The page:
Thousands of pink salmon converge on Indian Creek each July and August, just about filling this shallow, easy-flowing stream south of Anchorage along Turnagain Arm from bank-to-bank. This amazing natural spectacle occurs in one of the easiest places to view spawning salmon in the region: No steep banks, crystal clear water and fish so close they could almost be touched.
While on the highway look for the McKinley Lake Cabin sign and trailhead. From the trailhead, a 2 1/2 mile hike will take you to the Forest Service public cabin. Sockeye salmon viewing opportunities exist here and at the location another 75 yards past the cabin. Salmon viewing at this location is from mid July to mid August with best viewing in late July or early August.More...
Heading north, the turn-off toward the river leads to the seasonal camps and year-round homes that comprise the community of Banner Creek. Just a short ways in is a gravel pit pond that may contain local nesting waterfowl, mew gull, Bonaparte’s gull, and semipalmated plover. The edges with the tallest willows are a good place to find blackpoll warbler. A large beaver lodge on the banks has helped to fertilize this once sterile gravel pit, which now supports juvenile coho salmon, Dolly Varden, and Arctic grayling.
Portage Valley southeast of Anchorage at the head of Turnagain Arm offers so many potential adventures that you might have to tow a trailer loaded with gear to sample them all. What will you find here? Biking, hiking, picnicking, fishing, paddling, wildlife viewing, potential iceberg sightings — plus a natural history visitor center packed with interactive displays about the ecosystem of the valley and Prince William Sound. It’s like an outdoor Disneyland just over an hour’s drive from town.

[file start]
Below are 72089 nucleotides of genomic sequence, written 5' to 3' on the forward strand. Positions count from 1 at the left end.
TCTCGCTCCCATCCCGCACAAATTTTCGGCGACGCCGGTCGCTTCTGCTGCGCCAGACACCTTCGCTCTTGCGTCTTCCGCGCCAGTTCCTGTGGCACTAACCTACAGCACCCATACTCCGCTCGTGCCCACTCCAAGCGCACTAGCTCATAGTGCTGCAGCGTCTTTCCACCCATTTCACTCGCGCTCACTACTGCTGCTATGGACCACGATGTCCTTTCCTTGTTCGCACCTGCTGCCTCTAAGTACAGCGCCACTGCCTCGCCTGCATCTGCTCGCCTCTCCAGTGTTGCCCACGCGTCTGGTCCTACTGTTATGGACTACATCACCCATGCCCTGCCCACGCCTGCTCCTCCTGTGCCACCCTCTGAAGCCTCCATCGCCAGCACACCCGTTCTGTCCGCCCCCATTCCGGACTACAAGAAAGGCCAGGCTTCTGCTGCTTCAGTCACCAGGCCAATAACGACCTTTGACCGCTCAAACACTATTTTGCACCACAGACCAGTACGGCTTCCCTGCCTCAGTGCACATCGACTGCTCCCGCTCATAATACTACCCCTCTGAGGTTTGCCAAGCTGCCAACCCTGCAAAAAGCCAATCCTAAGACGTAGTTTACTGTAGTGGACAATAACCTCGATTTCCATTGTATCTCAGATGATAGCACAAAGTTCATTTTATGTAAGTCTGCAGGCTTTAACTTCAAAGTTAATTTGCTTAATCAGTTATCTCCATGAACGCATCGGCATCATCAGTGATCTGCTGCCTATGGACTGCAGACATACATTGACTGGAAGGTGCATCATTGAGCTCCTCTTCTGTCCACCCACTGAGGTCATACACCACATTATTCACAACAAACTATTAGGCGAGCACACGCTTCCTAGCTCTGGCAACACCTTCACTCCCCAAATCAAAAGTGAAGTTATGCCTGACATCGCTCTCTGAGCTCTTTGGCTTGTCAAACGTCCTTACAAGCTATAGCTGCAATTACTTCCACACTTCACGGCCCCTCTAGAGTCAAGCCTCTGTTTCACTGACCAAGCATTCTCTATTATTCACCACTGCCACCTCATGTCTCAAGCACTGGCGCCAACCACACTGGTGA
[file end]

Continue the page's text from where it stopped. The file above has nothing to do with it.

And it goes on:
A two-hour kayak ride up Mitchell Bay toward Hasselborg Lake takes you through a serene, pristine wilderness. You’ll share the area with water birds, eagles, salmon and of course, brown bear. Portage at a U.S. Forest Service cabins to stay awhile and take in more of the incredible Tongass National Forest.
This is a remote fish hatchery at Lake Bay on the southern tip of Esther Island in Prince William Sound. The hatchery allows public access and tours. It is accessible by boat only. You will see pink, chum, and coho salmon. Salmon viewing at this location takes place from mid-July through September and is best in mid-August.
From this bridge on Kodiak's Chiniak Highway it's possible to see spawning salmon in August and September. There’s also potential to see brown bears here during the late summer as they feast on salmon, especially around dawn or dusk. The road on the south side of the bridge leads to Bell’s Flats.
The Ruth Burnett Sport Fish Hatchery stocks arctic char, arctic grayling, rainbow trout, chinook (king) salmon, and coho (silver) salmon in the Fairbanks region. All told, the fish produced by the Hatchery provide fishing opportunities for 137 landlocked lakes located within the Fairbanks, Nenana, Delta and Glennallen regions.
The Feather River is a noisy, rocky, boulder-strewn river with a steep gradient, fast flow, and little vegetation. The landscape seems more barren, probably resulting from the impact of constant wind, long winters, and poor soil. Muskox and reindeer may be seen here, but other wildlife sightings are less frequent in this drainage.
Shrode Creek is at the head of Long Bay on the west side of Culross Passage on Prince William Sound. This remote site is accessible by boat or plane. A one mile trail follows the river from the head of Long Bay to Shrode Lake where you will find sockeye, chum, pink, and coho salmon. Salmon are present from mid-July to mid-September with the best viewing in mid-August. A nearby Forest More...